allergen immunotherapy, allergenic extracts for skin testing: Increased risk of serious systemic adverse reactions or anaphylaxis.

amiodarone: Additive depressant effects on.

conduction, negative inotropic effects anesthetics hydrocarbon inhalation:Increased risk of myocardial depression and hypotension beta blockers: Additive beta blockade effects.

bupivacaine, lidocaine, mepivacaine: Decreased clearance of these drugs, possibly increased risk of toxicity calcium channel blockers, clonidine, diazoxide, guanabenz, resperpine, other hypotension-producing drugs: Additive hypotensive effect and, possibly, other beta blockade effects.

catecholamine-depleting drugs, such as reserpine: Increased risk of hypotension, bradycardia, vertigo, syncope, and orthostatic hypotension.

cimetidine: Possibly interference with propranolol clearance.

digitalis glycosides: Increased risk of bradycardia.

diltiazem: Increased risk of bradycardia, hypotension, high-degree heart block, and heart failure.

dobutamine, isoproterenol: Reversed effects of propranolol.

doxazosin, terazosin: Increased risk of orthostatic hypotension.

epinephrine: Increased risk of uncontrolled hypertension.

estrogens: Decreased antihypertensive effect of propranolol.

fentanyl, fentanyl derivatives: Possibly increased risk of initial bradycardia after induction doses of fentanyl or a derivative with long-term propranolol use.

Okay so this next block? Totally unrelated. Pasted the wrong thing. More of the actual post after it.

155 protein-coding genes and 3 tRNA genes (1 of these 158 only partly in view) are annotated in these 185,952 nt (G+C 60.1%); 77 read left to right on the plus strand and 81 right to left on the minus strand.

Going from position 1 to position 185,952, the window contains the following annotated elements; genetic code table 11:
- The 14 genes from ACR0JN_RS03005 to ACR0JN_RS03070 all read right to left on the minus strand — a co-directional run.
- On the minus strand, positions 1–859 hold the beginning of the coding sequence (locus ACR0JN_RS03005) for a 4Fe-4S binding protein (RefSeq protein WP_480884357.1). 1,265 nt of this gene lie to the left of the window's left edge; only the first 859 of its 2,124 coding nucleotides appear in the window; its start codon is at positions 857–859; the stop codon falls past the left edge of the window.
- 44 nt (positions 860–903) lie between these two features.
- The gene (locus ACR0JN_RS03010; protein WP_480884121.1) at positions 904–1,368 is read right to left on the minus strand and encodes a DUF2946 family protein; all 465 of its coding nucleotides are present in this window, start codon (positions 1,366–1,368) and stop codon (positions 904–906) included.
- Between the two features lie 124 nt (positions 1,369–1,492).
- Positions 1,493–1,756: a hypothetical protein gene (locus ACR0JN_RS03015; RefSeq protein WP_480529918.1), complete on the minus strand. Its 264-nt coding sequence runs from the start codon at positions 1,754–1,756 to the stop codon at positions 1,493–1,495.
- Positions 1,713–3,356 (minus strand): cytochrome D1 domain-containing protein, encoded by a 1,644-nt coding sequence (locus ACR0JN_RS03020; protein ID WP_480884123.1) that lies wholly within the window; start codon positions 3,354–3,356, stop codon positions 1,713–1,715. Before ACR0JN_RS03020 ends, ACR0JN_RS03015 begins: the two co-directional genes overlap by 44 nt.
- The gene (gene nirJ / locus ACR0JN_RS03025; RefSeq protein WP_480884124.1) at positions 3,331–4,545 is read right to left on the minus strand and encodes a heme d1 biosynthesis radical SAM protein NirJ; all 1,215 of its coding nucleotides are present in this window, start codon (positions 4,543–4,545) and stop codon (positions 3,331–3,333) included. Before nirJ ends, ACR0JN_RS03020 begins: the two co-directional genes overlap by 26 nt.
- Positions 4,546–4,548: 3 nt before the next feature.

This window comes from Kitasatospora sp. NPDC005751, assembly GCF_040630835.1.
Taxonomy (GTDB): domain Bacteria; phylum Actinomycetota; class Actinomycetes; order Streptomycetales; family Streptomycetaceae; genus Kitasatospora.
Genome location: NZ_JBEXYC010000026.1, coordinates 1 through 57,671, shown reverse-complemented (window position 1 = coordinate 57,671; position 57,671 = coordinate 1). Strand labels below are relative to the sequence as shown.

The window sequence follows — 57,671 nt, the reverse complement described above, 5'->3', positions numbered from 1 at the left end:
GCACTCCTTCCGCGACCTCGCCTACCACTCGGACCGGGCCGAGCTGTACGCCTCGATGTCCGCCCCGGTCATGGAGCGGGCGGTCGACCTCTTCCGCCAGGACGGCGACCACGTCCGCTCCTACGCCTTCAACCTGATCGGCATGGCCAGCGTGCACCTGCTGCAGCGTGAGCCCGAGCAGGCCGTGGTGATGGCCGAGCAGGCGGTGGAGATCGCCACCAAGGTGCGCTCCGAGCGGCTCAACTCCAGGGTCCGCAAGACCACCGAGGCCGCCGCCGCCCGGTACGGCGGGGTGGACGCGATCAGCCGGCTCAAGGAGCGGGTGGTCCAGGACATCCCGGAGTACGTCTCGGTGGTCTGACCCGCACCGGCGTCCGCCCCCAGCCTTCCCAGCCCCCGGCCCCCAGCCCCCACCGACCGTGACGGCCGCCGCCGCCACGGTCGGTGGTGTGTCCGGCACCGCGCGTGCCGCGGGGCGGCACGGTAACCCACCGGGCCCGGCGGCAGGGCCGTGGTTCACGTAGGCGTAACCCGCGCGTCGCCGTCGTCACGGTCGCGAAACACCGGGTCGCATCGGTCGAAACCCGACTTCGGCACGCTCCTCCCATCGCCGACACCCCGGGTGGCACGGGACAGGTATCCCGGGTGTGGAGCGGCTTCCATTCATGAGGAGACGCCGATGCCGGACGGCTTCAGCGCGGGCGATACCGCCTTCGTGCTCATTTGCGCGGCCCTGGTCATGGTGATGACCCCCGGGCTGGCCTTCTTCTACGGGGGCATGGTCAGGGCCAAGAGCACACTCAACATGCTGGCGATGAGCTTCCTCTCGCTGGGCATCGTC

glucagon: Possibly blunted hyperglycemic response.

insulin, oral antidiabetic drugs: Possibly impaired glucose control, masking of tachycardia in response to hypoglycemia.

MAO inhibitors, tricyclic antidepressants: Increased risk of significant hypertension.

neuroleptic drugs: Increased risk of hypotension and cardiac arrest.

neuromuscular blockers: Possibly potentiated and prolonged action of these drugs.

NSAIDs: Possibly decreased hypotensive effects.

phenothiazines: Increased blood levels of both drugs.

phenytoin: Additive cardiac depressant effects with parenteral phenytoin.

prazosin: Increased risk of first-dose hypotension.

propafenone: Increased blood level and half life of propranolol.

quinidine: Increased propranolol level, resulting in higher degrees of beta blockade and orthostatic hypotension.

sympathomimetics, xanthines: Possibly mutual inhibition of therapeutic effects.

thyroxine: Possibly decreased T3 level.

verapamil: Increased risk of bradycardia, heart failure, and cardiovascular collapse.

warfarin: Increased risk of bleeding.

Activity :- alcohol: Possibly increased plasma propranolol level.

nicotine chewing gum, smoking cessation, smoking deterrents: Increased therapeutic effects of propranolol.

About Reviewer

Dr. Swaroop Y Choudhari is an MBBS, MD in General Medicine. The doctor holds an experience of 8 years, and has extensive knowledge in his respective field of medicine.

About Author

Kunal is a registered pharmacist with RGUHS with over 11 months experience. He is a medicine content contributor at Zotezo.